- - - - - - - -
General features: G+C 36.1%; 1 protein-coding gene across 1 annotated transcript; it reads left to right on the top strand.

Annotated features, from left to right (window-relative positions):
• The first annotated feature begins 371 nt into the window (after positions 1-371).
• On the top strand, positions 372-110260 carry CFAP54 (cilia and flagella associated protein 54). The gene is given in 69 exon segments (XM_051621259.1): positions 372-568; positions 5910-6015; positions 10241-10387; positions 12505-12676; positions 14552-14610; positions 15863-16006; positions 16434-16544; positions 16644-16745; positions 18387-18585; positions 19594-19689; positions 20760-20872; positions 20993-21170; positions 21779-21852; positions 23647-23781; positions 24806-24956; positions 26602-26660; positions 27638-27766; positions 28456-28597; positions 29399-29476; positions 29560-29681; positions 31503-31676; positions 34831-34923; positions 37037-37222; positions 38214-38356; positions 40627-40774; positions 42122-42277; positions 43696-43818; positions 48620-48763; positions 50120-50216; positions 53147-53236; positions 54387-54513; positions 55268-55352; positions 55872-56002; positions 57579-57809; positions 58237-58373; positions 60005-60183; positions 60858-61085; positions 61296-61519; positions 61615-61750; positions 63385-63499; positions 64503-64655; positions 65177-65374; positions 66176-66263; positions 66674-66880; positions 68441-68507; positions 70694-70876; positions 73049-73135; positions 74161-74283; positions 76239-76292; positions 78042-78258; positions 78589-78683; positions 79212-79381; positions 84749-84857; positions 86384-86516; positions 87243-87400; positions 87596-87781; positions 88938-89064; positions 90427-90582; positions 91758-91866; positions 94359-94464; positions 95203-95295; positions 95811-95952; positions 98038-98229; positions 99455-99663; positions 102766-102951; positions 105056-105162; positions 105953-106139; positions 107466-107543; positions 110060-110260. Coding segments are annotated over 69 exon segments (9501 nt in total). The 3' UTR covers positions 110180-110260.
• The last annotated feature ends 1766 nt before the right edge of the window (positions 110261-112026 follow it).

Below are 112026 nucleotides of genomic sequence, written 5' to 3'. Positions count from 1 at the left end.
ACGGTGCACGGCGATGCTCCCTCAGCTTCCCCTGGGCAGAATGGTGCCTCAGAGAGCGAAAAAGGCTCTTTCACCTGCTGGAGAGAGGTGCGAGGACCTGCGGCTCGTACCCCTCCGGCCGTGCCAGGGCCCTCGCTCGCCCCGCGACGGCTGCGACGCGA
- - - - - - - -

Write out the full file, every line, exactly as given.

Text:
General features: G+C 36.1%; 1 protein-coding gene across 1 annotated transcript; it reads left to right on the top strand.

Annotated features, from left to right (window-relative positions):
• The first annotated feature begins 371 nt into the window (after positions 1-371).
• On the top strand, positions 372-110260 carry CFAP54 (cilia and flagella associated protein 54). The gene is given in 69 exon segments (XM_051621259.1): positions 372-568; positions 5910-6015; positions 10241-10387; positions 12505-12676; positions 14552-14610; positions 15863-16006; positions 16434-16544; positions 16644-16745; positions 18387-18585; positions 19594-19689; positions 20760-20872; positions 20993-21170; positions 21779-21852; positions 23647-23781; positions 24806-24956; positions 26602-26660; positions 27638-27766; positions 28456-28597; positions 29399-29476; positions 29560-29681; positions 31503-31676; positions 34831-34923; positions 37037-37222; positions 38214-38356; positions 40627-40774; positions 42122-42277; positions 43696-43818; positions 48620-48763; positions 50120-50216; positions 53147-53236; positions 54387-54513; positions 55268-55352; positions 55872-56002; positions 57579-57809; positions 58237-58373; positions 60005-60183; positions 60858-61085; positions 61296-61519; positions 61615-61750; positions 63385-63499; positions 64503-64655; positions 65177-65374; positions 66176-66263; positions 66674-66880; positions 68441-68507; positions 70694-70876; positions 73049-73135; positions 74161-74283; positions 76239-76292; positions 78042-78258; positions 78589-78683; positions 79212-79381; positions 84749-84857; positions 86384-86516; positions 87243-87400; positions 87596-87781; positions 88938-89064; positions 90427-90582; positions 91758-91866; positions 94359-94464; positions 95203-95295; positions 95811-95952; positions 98038-98229; positions 99455-99663; positions 102766-102951; positions 105056-105162; positions 105953-106139; positions 107466-107543; positions 110060-110260. Coding segments are annotated over 69 exon segments (9501 nt in total). The 3' UTR covers positions 110180-110260.
• The last annotated feature ends 1766 nt before the right edge of the window (positions 110261-112026 follow it).

Below are 112026 nucleotides of genomic sequence, written 5' to 3'. Positions count from 1 at the left end.
ACGGTGCACGGCGATGCTCCCTCAGCTTCCCCTGGGCAGAATGGTGCCTCAGAGAGCGAAAAAGGCTCTTTCACCTGCTGGAGAGAGGTGCGAGGACCTGCGGCTCGTACCCCTCCGGCCGTGCCAGGGCCCTCGCTCGCCCCGCGACGGCTGCGACGCGA